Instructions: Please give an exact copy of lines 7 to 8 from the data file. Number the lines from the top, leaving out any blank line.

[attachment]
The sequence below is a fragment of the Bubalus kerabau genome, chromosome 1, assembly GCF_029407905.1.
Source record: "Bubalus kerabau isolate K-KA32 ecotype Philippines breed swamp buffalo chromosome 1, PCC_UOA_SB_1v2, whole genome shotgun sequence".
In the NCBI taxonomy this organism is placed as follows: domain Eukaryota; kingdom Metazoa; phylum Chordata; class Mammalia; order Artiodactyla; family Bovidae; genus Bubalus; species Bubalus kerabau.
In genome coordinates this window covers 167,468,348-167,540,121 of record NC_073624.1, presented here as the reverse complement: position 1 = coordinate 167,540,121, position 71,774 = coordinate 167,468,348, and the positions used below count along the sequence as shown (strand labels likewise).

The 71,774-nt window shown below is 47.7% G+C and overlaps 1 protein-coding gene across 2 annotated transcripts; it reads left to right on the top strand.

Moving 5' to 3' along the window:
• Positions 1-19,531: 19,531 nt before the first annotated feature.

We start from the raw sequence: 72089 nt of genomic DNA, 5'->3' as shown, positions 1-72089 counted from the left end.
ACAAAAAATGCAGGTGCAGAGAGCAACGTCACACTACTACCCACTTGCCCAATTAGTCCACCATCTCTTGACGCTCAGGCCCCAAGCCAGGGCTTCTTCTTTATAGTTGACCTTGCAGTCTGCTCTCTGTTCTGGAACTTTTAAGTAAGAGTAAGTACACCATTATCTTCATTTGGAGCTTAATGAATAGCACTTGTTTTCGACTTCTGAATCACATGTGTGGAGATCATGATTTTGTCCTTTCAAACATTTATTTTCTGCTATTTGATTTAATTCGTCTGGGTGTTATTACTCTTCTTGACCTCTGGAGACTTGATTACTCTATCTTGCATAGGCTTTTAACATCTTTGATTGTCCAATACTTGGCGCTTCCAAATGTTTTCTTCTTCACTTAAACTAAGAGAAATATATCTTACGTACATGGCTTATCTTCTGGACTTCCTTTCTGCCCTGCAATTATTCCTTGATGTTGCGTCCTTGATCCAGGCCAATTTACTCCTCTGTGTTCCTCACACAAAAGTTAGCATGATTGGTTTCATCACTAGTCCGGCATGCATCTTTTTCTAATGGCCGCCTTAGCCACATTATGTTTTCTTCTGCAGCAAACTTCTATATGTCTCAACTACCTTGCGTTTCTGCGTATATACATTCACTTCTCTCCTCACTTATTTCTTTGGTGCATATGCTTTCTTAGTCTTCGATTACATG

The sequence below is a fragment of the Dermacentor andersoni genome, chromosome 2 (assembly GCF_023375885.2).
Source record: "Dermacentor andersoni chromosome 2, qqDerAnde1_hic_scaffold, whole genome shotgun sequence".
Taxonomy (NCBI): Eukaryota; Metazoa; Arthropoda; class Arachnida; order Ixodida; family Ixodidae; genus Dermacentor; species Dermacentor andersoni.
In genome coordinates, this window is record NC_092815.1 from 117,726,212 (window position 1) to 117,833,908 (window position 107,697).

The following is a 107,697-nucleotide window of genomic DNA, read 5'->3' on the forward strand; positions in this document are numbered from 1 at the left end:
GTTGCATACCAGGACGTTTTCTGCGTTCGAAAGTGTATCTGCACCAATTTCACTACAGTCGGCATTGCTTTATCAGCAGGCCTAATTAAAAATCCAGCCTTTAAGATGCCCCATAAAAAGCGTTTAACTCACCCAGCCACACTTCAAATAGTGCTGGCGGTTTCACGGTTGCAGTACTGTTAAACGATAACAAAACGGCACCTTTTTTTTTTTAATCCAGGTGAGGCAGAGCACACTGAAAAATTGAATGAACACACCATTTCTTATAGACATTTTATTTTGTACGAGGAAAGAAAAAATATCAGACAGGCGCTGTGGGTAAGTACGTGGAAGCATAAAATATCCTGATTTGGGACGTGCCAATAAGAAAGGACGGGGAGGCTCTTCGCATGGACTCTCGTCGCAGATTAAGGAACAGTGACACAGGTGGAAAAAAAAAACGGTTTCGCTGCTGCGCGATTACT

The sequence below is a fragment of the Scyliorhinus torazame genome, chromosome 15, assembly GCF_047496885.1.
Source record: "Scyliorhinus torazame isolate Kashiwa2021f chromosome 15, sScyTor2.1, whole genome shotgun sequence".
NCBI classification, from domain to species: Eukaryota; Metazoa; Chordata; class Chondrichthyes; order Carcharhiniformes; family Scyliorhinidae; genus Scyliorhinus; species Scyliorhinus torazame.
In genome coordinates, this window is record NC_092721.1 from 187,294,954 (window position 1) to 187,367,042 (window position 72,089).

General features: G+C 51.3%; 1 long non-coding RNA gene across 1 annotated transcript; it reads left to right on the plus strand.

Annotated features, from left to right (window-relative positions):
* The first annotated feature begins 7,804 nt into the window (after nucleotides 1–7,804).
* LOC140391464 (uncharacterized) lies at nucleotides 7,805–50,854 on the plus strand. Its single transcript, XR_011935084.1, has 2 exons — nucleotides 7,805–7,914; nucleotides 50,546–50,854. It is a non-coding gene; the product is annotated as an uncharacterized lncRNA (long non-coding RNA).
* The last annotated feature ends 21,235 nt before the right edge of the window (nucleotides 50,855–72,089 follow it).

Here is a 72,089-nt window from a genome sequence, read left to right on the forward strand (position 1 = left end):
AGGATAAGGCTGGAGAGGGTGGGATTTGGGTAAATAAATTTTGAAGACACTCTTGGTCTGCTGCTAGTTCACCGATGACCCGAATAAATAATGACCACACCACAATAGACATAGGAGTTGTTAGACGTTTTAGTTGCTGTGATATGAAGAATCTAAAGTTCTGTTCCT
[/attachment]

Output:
• Positions 1-19,531: 19,531 nt before the first annotated feature.

We start from the raw sequence: 72089 nt of genomic DNA, 5'->3' as shown, positions 1-72089 counted from the left end.